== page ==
Eucalyptus baileyana F.Muell., Fragm. 11: 37 (1878).T: Qld: Coopers Plains, F.M.Bailey s.n., June 1878; lectotype: MEL1606591; fide Bean, A.R., Telopea 12(4): 513 (2010).
Tree to 40 m tall. Forming a lignotuber. Bark rough on trunk and larger branches, stringy or fibrous, grey to reddish-brown. Branchlets with oil glands in the pith. Juvenile growth (coppice or field seedlings to 50 cm): stem rounded in cross-section, scabrid with stellate hairs; juvenile leaves always petiolate, opposite for a few pairs, becoming alternate, lanceolate, 6–15 cm long, 2.5–7.5 cm wide, margin entire, discolorous, usually dark green, scabrid for many pairs; new growth tips conspicuously stellate -hairy and often bright pink. Adult leaves alternate, petiole 1.2–2 cm long; blade lanceolate to falcate, 9–16.5 cm long, 1–2.5 cm wide, base oblique or tapering to petiole, discolorous, glossy or dull, dark green, side-veins greater than 45° to midrib, moderately to densely reticulate and fine, intramarginal vein parallel to and just within margin, oil glands mostly island. Inflorescence axillary unbranched, peduncles 1.5–2.5 cm long, buds 7 per umbel, pedicels 0.3–0.9 cm long. Mature buds clavate to pyriform, 0.5–0.8 cm long, 0.3–0.5 cm wide, brown, or green, often with 2 longitudinal ribs, scar absent (minute sepals present and positioned on upper part of the hypanthium), operculum conical or rounded and "apiculate", stamens arranged in 4 groups, inflexed, anthers cuboid to oblong, versatile, dorsifixed, dehiscing by longitudinal slits (non-confluent), style short, locules 3, the placentae each with 4 vertical ovule rows. Flowers white. Fruit pedicellate (pedicels 0.3–1.2 cm long), truncate-globose or urceolate, 0.9–1.5 cm long, 0.8–1.7 cm wide, sometimes ribbed longitudinally, rim with 4 small lobes (formed from the sepals), disc descending, valves 3, slightly exserted or near rim level. Seeds dark grey to black, 3–5 mm long, flattened-ovoid to flattened, dorsal surface smooth or shallowly pitted, hilum ventral. Cultivated seedlings (measured at ca node 10): cotyledons reniform; stems rounded in cross-section, stellate-hairy; leaves always petiolate, opposite for 2 or 3 nodes then alternate, usually ovate, sometimes lanceolate, 6–15 cm long, 3–7.5 cm wide, base lobed to rounded, strongly discolorous, dark green above, paler below, with stellate hairs on petiole, veins and margin.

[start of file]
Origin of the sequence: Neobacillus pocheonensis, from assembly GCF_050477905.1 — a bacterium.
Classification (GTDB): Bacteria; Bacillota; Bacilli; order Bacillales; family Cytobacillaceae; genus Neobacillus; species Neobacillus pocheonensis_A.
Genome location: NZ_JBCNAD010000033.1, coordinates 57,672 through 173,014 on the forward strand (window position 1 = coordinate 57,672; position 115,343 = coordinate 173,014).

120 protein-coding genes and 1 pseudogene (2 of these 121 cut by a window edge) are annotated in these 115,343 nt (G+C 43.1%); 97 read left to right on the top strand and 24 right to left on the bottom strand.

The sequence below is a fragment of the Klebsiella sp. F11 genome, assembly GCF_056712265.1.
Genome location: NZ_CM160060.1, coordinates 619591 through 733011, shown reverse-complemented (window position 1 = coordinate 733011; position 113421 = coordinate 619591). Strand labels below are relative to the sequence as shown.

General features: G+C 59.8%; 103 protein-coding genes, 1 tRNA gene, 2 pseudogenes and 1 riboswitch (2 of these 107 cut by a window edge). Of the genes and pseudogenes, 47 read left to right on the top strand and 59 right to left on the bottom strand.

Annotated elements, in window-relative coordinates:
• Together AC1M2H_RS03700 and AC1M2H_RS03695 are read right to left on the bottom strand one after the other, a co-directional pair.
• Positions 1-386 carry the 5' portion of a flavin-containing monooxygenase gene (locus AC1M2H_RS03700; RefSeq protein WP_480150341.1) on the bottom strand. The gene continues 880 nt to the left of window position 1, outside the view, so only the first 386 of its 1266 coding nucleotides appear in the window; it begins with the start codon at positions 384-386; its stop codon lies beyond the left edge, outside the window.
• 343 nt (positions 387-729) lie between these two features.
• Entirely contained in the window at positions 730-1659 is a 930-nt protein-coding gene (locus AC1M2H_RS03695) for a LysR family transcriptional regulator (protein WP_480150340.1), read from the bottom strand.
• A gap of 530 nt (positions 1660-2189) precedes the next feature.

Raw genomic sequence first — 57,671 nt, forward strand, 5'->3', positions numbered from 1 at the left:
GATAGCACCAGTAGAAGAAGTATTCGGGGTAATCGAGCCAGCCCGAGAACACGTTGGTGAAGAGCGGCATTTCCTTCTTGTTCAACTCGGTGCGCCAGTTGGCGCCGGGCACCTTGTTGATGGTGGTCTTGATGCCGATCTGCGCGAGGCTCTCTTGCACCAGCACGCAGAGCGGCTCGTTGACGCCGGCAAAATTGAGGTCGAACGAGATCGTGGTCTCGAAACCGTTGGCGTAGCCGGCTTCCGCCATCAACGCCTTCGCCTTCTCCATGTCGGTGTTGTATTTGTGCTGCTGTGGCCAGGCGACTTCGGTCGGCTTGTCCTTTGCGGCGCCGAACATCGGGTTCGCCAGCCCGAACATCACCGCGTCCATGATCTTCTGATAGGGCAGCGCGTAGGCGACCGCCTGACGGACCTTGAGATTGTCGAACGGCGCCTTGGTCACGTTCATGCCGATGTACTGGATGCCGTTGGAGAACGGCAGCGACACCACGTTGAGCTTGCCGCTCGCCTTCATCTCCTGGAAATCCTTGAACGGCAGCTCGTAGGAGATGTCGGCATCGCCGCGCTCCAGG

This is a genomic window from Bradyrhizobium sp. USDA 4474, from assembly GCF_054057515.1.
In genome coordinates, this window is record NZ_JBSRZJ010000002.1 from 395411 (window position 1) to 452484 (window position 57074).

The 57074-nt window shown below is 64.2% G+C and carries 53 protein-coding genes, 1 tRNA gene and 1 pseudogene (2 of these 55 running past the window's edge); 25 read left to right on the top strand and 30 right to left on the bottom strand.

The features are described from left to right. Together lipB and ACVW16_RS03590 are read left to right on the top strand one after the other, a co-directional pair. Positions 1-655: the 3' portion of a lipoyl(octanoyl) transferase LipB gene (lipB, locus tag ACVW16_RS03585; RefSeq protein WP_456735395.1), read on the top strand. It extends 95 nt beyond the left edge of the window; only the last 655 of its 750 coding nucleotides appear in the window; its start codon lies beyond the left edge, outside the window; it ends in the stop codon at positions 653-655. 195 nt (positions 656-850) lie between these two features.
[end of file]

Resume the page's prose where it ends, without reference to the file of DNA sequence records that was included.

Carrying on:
Flowering has been recorded in January, April, October, November and December.
A small to medium-sized tree of northern coastal New South Wales from the Coast Range and Orara Valley into south-eastern Queensland, usually on sandstone. It is distinguished by the rich red-brown fibrous bark with black occlusions, densely hairy juvenile leaves, discolorous adult leaves, buds in sevens, stamens clustered in four distinct groups around the staminophore, and the almost globular fruit with four shallow "teeth" on the rim and three valves. It is not closely related to nor does it resemble any other species in eastern Australia. Seeds are thick, flattish, blackish and weakly lacunose.Eucalyptus baileyana belongs in Eucalyptus subgenus Eudesmia because of the combination of cotyledons reniform in shape and folded and clasping in embryo, juvenile leaves with stellate hairs, buds with the calyx lobes fused near the apex, stamens arranged in four bundles and the presence of oil glands in the pith of the branchlets. Within subgenus Eudesmia, E. baileyana is in the section Reticulatae, series Scuttelliformes and is the only representative in this series, which is distinctive because of its stringy bark, white flowers with a short style, seeds without a marginal flange, and eastern distribution. E. baileyana is closest to E. similis, another Queensland species belonging to the subgenus Eudesmia. E. similis can be distinguished by its yellowish bark, smaller cylindrical to barrel-shaped fruit, 0.6–1 cm wide and buds with a long style. (E. baileyana has larger truncate-globose to urceolate fruit, 1–1.7 cm wide and buds with a short style.)
Origin of Name
Eucalyptus baileyana: after Frederick Manson Bailey (1827–1915). Frederick Bailey was the great Queensland botanist of the nineteenth century. He was an energetic and enthusiastic collector and travelled extensively over the whole of the state. In 1881 he was appointed Queensland Colonial Botanist and held this position until his death. He wrote numerous papers but his most notable production was the monumental seven-volume Flora of Queensland, 1894–1902.